There is a common misconception that huge prize pools equate to hugely successful hackathon results; a successful hackathon is not solely dependent on prizes as there are other factors that affect results.
On one hand, very low cash prizes can negatively impact participation. On the other hand, you don’t need to offer a million dollars to see good results. A general range to shoot for online hackathons is $15,000 - $100,000 USD + in-kind/non-cash prizes to boost the pool.
We find that splitting up the pool into many chances to win is the best method. Developers want to have a reasonable chance of winning before spending the time to build a project.
Before you offer too many separate prizes, consider this important factor: there is no guarantee that you will receive high-quality submissions.
In general, sponsors have to distribute prizes if there are eligible submissions for the prize. This means if there are eligible submissions that you don’t love, we will always recommend awarding the prizes anyway. It’s worse for your reputation with the developer community to deny an eligible prize because of quality than it is for your budget to pay it.
The simplest way to structure a prize setup is just by using a 1st Place, 2nd Place, 3rd Place layout. This can be good if there are limited cash funds and it helps avoid the problem of an uneven distribution of submissions in multiple categories - remember, we want to incentivize people to work for free for a small chance at prizes. We like to add Honorable Mentions as a way to spread the prizes out without splitting the budget too much. Here’s a common example for a $20,000 prize budget that still provides 8 chances to win cash:
- First Place: $7,500 USD
- Second Place: $5,000 USD
- Third Place: $2,500 USD
- Honorable Mentions x 5: $1,000 USD each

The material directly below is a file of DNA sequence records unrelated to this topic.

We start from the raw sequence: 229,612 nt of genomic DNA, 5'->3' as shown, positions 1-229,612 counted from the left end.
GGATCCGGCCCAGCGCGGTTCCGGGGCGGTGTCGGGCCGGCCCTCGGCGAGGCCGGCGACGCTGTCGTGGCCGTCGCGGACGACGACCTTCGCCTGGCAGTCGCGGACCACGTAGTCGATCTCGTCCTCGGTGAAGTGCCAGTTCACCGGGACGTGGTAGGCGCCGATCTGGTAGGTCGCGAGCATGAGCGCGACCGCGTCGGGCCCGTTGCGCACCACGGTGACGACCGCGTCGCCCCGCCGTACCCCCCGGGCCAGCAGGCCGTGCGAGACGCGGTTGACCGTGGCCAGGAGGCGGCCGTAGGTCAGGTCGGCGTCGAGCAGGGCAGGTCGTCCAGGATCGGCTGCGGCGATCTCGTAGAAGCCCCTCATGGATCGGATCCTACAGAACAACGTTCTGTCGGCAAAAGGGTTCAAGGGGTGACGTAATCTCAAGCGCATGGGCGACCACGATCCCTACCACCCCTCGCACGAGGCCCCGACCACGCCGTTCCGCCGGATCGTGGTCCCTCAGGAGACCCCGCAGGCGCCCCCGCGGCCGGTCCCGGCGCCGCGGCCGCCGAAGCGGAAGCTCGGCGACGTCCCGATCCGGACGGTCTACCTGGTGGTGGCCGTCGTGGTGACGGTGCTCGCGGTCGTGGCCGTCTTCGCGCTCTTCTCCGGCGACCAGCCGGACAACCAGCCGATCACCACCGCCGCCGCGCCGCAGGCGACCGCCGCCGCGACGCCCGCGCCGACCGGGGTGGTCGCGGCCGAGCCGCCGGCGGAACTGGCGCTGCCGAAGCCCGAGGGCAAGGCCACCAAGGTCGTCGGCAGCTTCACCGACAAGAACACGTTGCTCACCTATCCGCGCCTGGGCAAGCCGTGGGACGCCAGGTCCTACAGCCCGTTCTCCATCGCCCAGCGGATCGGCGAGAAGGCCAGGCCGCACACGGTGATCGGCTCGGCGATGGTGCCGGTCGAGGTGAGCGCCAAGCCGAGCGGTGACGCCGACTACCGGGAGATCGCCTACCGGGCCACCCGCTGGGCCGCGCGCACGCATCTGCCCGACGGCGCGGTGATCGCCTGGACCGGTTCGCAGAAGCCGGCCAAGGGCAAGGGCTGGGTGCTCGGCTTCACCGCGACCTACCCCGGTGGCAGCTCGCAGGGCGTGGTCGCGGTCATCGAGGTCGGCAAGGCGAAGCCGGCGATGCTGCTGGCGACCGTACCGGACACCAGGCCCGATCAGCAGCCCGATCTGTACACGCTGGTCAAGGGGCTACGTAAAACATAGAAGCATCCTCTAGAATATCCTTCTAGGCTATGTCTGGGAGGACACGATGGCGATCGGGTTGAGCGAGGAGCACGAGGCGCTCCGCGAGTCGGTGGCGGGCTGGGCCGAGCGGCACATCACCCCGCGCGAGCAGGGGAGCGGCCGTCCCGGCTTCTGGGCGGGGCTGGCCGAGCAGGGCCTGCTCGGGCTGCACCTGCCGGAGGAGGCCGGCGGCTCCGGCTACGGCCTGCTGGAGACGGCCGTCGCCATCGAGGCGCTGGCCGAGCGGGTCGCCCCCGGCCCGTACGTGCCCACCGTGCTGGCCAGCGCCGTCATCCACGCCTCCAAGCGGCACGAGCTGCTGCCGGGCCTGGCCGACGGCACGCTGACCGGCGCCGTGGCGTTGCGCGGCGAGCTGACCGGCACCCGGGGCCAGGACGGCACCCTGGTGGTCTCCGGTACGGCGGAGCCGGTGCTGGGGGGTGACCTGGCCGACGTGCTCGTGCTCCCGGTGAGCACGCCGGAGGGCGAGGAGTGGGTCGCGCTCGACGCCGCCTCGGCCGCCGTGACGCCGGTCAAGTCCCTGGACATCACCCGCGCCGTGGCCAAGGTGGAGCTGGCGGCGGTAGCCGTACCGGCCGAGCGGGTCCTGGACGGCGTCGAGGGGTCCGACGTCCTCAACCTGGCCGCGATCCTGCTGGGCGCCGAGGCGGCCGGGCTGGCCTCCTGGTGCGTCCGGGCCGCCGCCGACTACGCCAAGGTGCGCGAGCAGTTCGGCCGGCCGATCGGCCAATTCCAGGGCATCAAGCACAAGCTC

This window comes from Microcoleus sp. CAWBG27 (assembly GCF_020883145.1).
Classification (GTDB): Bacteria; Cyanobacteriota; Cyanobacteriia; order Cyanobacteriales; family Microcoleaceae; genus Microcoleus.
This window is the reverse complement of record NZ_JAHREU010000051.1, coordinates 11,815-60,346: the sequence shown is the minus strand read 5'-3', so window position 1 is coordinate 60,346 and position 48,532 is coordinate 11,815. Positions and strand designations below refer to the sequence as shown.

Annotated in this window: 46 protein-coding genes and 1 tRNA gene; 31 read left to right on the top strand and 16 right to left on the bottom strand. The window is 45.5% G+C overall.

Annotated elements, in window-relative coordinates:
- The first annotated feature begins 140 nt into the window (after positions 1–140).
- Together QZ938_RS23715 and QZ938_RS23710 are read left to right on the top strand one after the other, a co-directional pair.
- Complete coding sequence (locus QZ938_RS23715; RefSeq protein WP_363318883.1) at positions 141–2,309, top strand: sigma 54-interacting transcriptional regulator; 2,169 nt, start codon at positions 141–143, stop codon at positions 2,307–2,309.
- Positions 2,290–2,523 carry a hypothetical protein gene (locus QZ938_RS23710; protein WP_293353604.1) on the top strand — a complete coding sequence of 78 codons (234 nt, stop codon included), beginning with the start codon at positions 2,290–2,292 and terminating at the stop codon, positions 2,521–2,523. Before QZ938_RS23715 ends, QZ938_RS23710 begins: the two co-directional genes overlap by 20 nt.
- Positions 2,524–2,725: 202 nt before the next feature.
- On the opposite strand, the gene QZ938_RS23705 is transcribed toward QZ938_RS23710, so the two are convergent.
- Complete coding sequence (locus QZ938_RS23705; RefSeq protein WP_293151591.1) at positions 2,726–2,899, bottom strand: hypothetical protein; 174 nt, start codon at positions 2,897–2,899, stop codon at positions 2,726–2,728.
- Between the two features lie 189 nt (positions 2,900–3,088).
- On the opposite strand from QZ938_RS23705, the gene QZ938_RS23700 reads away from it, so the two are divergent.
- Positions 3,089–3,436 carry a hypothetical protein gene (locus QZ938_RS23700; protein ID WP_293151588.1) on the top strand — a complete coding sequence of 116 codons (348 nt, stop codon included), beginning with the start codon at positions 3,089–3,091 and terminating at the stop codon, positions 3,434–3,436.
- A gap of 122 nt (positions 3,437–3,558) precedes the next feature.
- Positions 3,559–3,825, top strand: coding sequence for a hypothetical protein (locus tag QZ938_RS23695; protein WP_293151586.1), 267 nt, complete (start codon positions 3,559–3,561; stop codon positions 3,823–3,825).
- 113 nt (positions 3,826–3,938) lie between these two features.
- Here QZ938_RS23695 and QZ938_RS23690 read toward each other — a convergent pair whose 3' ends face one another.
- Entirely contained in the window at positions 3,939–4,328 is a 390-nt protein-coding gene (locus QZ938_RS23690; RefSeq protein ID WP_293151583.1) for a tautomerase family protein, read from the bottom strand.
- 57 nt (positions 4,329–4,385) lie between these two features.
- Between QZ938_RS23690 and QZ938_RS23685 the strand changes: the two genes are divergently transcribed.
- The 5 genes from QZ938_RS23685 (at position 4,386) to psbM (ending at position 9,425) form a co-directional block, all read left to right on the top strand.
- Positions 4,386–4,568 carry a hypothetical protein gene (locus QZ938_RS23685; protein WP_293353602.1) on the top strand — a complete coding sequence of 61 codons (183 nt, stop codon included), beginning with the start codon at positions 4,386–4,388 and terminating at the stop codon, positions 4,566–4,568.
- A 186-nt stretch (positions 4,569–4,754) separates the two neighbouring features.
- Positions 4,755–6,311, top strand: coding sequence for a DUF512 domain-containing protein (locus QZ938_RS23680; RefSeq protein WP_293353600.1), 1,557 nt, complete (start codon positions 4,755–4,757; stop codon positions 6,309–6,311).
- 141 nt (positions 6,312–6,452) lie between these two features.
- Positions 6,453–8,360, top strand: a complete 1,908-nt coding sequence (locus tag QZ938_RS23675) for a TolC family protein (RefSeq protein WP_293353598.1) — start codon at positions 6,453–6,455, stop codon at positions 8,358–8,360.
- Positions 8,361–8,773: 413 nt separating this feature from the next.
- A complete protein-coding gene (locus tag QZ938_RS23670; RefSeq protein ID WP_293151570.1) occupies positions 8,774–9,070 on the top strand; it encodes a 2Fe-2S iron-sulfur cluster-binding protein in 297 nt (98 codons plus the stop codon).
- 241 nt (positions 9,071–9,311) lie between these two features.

Depending on how you want to encourage people, you may also want to consider adding category tracks or bonus prizes, such as best healthcare app, best app that does x, y, z, etc. HOWEVER, there is a danger to having too many prizes or too many specific prize categories. Categories are often uneven in popularity.
Participation prizes are a really great way to engage participants. There are a lot of factors to consider: who will distribute the prizes? How many prizes? Is there a maximum? Do they require shipping costs? Digital swag like badges or coupon codes for t-shirts are easier to distribute. Our advice: offer these prizes only to eligible submitters so that you encourage submissions over registration.
Non-cash or In-kind Prizes
These non-monetary prizes can really enhance your prize pool without hurting your budget. Get creative with what you have available. Some of our favorites include:
- 30-minute virtual meetings with your company’s developers or product managers to discuss the winning project
- Social promotion of the winning project (blog, social media, etc.)
- Tickets to virtual or in-person developer events
- Access to premium developer tool features
Remember, prizes are important, but they are not the only aspect of a successful hackathon. Engaging with participants, offering quality tech support, marketing heavily, and avoiding overly complicated requirements all play equal roles.